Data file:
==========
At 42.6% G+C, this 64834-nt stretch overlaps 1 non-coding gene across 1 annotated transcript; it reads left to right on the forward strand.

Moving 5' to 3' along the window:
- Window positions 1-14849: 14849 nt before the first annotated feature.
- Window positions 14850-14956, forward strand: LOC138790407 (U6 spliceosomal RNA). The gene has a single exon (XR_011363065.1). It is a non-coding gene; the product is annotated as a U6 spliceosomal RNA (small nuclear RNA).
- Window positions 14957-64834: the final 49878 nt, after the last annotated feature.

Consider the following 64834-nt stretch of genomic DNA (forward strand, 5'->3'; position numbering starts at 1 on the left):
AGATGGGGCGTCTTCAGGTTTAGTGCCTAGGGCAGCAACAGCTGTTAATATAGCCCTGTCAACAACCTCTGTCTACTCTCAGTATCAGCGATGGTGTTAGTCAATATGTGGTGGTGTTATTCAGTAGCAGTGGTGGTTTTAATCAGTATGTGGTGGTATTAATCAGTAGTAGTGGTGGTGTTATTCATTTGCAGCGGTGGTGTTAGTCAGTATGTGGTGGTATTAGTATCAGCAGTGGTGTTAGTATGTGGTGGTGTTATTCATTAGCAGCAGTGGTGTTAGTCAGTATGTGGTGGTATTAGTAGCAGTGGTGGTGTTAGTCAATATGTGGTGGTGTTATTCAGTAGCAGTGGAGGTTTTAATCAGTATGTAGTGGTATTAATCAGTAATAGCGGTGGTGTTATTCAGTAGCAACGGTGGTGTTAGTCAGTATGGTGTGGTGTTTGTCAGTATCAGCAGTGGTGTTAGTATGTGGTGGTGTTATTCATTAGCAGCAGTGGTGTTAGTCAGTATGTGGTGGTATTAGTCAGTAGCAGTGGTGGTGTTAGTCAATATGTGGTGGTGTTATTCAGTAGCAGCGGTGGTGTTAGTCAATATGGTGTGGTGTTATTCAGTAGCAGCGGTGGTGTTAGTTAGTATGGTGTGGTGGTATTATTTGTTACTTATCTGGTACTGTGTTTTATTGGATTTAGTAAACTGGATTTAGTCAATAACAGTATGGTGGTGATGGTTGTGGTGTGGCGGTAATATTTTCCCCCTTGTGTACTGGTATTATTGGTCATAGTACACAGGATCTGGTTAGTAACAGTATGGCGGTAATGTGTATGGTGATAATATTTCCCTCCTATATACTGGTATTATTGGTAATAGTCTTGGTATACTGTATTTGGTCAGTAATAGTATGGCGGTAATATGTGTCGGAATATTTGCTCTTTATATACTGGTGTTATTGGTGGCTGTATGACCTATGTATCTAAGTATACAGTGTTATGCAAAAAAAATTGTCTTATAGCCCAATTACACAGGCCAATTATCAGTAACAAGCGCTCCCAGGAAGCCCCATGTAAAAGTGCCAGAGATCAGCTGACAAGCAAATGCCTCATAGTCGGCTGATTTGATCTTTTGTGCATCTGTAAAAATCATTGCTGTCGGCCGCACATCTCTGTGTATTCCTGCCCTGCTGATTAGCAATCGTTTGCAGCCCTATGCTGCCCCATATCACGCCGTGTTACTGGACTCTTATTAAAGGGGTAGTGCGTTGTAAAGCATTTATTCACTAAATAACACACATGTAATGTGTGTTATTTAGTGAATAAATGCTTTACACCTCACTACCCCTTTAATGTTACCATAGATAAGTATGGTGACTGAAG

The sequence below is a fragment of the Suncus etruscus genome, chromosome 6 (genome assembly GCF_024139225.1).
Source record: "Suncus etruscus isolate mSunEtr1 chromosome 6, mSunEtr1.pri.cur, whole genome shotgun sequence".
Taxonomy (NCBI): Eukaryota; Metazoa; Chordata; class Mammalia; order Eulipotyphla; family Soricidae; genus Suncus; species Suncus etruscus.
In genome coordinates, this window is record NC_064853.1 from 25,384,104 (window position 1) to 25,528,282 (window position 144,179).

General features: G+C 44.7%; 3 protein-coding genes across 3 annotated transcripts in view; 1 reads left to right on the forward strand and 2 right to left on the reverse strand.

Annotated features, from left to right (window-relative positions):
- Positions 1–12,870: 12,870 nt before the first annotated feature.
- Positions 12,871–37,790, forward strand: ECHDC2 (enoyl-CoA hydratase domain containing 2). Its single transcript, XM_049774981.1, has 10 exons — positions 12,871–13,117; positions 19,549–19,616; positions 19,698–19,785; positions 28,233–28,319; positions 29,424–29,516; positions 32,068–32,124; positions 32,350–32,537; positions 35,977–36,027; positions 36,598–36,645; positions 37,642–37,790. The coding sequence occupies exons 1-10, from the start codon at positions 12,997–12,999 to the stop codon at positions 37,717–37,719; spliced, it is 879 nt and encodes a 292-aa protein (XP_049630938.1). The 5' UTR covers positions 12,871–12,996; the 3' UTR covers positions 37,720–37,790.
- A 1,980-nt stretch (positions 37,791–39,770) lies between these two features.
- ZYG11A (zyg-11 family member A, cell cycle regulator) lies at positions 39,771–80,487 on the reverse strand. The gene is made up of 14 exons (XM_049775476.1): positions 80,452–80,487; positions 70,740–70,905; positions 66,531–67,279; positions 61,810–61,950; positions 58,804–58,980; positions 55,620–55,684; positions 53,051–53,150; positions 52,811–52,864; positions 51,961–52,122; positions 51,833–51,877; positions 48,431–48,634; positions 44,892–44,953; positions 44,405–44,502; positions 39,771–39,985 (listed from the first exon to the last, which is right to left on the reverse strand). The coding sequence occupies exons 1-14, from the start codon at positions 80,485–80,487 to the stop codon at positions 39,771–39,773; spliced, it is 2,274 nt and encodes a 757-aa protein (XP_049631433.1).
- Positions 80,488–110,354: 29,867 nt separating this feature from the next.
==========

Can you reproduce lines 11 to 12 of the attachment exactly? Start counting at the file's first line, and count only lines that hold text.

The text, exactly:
In genome coordinates, this window is record NC_064853.1 from 25,384,104 (window position 1) to 25,528,282 (window position 144,179).

General features: G+C 44.7%; 3 protein-coding genes across 3 annotated transcripts in view; 1 reads left to right on the forward strand and 2 right to left on the reverse strand.